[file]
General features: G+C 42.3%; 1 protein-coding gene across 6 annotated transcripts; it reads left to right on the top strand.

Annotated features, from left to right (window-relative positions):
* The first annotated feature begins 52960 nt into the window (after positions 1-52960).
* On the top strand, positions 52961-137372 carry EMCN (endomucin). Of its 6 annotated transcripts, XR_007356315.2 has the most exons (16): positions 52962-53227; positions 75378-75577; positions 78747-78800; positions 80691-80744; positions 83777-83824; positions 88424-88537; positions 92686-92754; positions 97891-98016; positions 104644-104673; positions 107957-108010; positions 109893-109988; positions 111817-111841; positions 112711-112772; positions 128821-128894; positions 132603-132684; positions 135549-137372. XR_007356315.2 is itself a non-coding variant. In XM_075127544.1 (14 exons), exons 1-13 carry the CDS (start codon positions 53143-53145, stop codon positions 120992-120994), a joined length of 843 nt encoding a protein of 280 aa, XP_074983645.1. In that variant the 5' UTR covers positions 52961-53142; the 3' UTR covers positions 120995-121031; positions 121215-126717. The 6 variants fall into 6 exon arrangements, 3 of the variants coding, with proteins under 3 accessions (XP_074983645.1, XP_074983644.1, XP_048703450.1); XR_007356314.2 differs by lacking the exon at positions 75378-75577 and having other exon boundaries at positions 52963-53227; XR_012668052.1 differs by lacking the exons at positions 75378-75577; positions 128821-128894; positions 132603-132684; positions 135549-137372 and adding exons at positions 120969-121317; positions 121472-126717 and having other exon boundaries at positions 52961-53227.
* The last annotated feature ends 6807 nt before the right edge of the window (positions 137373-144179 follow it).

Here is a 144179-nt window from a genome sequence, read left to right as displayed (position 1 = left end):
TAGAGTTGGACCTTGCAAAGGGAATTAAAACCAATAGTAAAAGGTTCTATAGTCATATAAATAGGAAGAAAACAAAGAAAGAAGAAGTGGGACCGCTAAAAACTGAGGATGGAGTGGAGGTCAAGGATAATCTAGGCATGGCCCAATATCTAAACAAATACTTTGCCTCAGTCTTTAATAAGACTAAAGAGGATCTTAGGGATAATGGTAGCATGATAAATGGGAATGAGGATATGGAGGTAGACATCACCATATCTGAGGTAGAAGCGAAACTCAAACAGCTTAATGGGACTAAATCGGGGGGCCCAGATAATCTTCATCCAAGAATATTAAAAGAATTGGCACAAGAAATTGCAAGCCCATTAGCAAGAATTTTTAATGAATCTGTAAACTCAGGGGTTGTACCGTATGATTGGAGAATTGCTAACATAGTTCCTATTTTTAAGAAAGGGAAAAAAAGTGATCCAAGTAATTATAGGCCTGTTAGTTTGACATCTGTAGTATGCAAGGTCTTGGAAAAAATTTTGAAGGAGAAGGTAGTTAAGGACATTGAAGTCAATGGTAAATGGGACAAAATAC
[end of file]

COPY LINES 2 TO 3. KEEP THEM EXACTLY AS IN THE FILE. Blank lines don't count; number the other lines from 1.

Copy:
Annotated features, from left to right (window-relative positions):
* The first annotated feature begins 52960 nt into the window (after positions 1-52960).